Global brand index says Canada world #1. But there's no Canadian love for T.O.
They love us. They hate us.
It's a week of decidedly mixed news for those of us who live in The Big Smoke. First off, and on a somewhat serious note, there was news on Thursday that a group called Future Brands has, for the second year in a row, named Canada as number one in their Country Brand Index.
The index, which featured on-line interviews with travellers from all over the globe, takes into account a number of factors, including the qualities that people think of when they hear a country’s name, read or see images of a location, or plan a business or leisure trip.
FutureBrand praised Canada for being a country that "actively manages its country brand to constantly improve performance." It noted use of natural landscape imagery and the "iconic maple leaf" to promote the country.
"As the United Kingdom prepares to leverage the power of the London 2012 Olympic Games, it would do well to emulate Canada's treatment of the Vancouver 2010 Winter Olympics, where the event was used as a platform to build sustainable brand strength across every dimension," FutureBrand said in a statement.
For those who missed it yesterday, here's the 1-10 ranking: 1. Canada. 2. Switzerland. 3. New Zealand. 4. Japan. 5. Australia. 6. USA. 7. Sweden. 8. Finland. 9. France 10. Italy.
It's obviously, or seemingly, a little biased to western countries, which makes me wonder about the sample base. Future Brands said they consulted some 3,500 folks, but it still seems pretty Euro-white-centric, notwithstanding Japan's presence in the number four slot.
Quoted in the Vancouver Sun, Jack Jedwab, executive director of the Montreal-based Association for Canadian Studies, said it's not surprising Canada's brand has such appeal.
"(People in other countries) think we're a very open, diverse, welcoming country," he said. "That's a widely held view when you travel abroad."
It's certainly great news for our tourism industry to see us at the top of the Future Brand chart. There IS something kinda special about this country of ours, and there's nothing wrong with a bit (just a bit) of chest-thumping, especially when you look at how the U.S. fell from fourth in 2010 to sixth this year, and how the UK dropped from #9 in 2010 to a relatively woeful 13th spot in 2011, the Royal Wedding notwithstanding.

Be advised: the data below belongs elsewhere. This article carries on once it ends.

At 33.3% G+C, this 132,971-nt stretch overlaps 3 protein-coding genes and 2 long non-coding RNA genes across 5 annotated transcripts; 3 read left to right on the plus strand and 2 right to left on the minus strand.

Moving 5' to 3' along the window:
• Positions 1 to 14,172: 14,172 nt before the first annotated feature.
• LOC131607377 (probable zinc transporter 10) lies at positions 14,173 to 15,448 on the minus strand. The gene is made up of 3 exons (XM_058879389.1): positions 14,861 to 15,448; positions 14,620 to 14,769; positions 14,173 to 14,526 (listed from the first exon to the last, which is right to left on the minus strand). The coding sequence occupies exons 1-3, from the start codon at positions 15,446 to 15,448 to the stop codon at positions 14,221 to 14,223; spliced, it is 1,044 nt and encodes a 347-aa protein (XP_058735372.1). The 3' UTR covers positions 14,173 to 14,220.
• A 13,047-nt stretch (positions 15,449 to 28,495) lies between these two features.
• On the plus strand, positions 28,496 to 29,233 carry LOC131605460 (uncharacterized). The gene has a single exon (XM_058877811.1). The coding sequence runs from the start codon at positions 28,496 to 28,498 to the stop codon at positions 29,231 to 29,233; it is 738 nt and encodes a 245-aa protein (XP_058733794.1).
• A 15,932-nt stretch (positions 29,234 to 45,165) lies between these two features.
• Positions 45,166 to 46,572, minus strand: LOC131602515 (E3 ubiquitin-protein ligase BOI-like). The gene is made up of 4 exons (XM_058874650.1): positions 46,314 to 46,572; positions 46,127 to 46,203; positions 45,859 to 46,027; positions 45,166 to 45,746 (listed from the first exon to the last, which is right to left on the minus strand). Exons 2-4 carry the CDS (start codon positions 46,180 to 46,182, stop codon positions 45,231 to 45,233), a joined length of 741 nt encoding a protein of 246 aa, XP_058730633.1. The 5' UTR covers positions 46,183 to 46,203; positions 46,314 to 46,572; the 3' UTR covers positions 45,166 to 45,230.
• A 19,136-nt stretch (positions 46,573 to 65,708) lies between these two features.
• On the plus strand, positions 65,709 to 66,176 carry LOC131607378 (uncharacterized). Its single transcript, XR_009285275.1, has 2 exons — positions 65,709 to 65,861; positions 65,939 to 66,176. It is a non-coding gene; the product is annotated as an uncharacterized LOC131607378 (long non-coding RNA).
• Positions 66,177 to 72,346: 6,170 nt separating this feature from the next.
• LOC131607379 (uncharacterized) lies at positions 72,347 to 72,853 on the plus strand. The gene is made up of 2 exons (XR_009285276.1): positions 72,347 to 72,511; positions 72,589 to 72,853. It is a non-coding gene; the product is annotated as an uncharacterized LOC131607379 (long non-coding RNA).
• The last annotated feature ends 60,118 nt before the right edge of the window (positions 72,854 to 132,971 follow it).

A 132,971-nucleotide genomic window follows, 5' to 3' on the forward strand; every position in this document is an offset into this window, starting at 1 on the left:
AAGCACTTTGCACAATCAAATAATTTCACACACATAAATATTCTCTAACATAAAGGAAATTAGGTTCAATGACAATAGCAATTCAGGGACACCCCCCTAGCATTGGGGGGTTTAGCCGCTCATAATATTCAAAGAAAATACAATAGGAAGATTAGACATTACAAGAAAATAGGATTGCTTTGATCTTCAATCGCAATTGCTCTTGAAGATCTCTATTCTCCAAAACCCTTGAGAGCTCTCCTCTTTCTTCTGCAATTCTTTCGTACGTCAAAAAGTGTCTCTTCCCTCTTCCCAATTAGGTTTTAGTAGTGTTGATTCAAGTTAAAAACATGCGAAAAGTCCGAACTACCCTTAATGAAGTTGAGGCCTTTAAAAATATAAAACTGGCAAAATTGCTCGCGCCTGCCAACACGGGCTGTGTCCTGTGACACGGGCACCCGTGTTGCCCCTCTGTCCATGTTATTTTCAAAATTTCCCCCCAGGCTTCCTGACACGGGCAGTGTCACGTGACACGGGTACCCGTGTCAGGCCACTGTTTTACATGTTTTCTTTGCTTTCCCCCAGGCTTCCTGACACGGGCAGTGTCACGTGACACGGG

It's interesting that the Future Brands report came at the World Travel Mart in London, where a lot of the talk is about the London Summer Olympics next year. As well, it's notable that U.S. tourism folks used the Travel Mart meetings this week to unveil their new global approach to tourism and show off a new logo.
Oddly enough, the U.S. has never had a nation-wide approach to boosting tourism, relying instead on individual states or cities to get their message out in Germany and Ghana and elsewhere around the globe. I don't much care for the logo, although at least it doesn't have Uncle Sam. I believe they intentionally shied away from the red, white and blue as polling showed too many folks around the world think of the U.S. (shockingly) as brash and arrogant.
So maybe they're taking a page from the Canadian songbook, eh?
As good as the Future Brands news was for Canada, we here in Toronto had to know it was too much of a good thing. Sure enough, there was news this week that a new poll had found the most hated city in Canada (by Canadians, not the good folks in Japan or Finland) is ... Toronto. The most loved? Surprisingly, I think, it was Ottawa.
A story on CTV's website says Leger Marketing surveyed 2,345 Canadians on behalf of the National Capital Commission and the Association of Canadian Studies, asking if they had a very positive, somewhat positive, somewhat negative or very negative perception of eight major cities.
The results showed that 19 per cent of respondents felt negatively toward Toronto, and the anti-love was highest in Western Canada. Thirty per cent of Albertans said they disliked Toronto, a sentiment shared by 27 per cent of respondents in Manitoba and Saskatchewan and 23 per cent in British Columbia.
Ontario's capital fared best among those inside the province, but 15 per cent of survey participants responded negatively. (Hey, all you folks in Thunder Bay and Windsor, thanks a lot.)
Montreal was right behind T.O. in the hate vote, with 18 per cent support (or lack thereof).
Ottawa was ranked highest (a nice nod to national unit) with 82 per cent positive support, closely followed by Victoria (81) and Vancouver (80).
As someone who grew up on the west coast of the U.S. and always resented all the major baseball awards being won by eastern players (or so it seemed), I kinda understand how folks out west feel. A lot of times, when you ask someone from Alberta or B.C. why they hate Toronto, they talk about having to watch Leafs' games on Saturday night. Given the team's play the last, oh, four decades, you can hardly blame them for that.
Of course, there's more to it. As nice as we are to visitors, and we're tremendous with foreign tourists for the most part, I honestly think more Canadians hate Toronto than Americans hate New York, and I don't quite know why. Maybe we're arrogant. Lord knows, there are lots of people in downtown Toronto who make fun of me for living north of Eglinton, let alone the people who live in Brampton or Port Hope.
Some of that hatred probably is deserved. But this is a wonderful city, filled with great folks who go out of their way (a lot of the time) to help. Sure, we don't let each other into our lanes on the 401 at rush hour. But I also see plenty of neighbourly behaviour on a day-to-day basis all over this city; the sort of things you'd associate with Leave it to Beaver TV shows.
Anyway, it all makes for some pretty interesting discussions on a Friday morning. Have a great weekend. And, remember to send out nice thoughts to all those lovely folks in Calgary and Saskatoon and Prince George.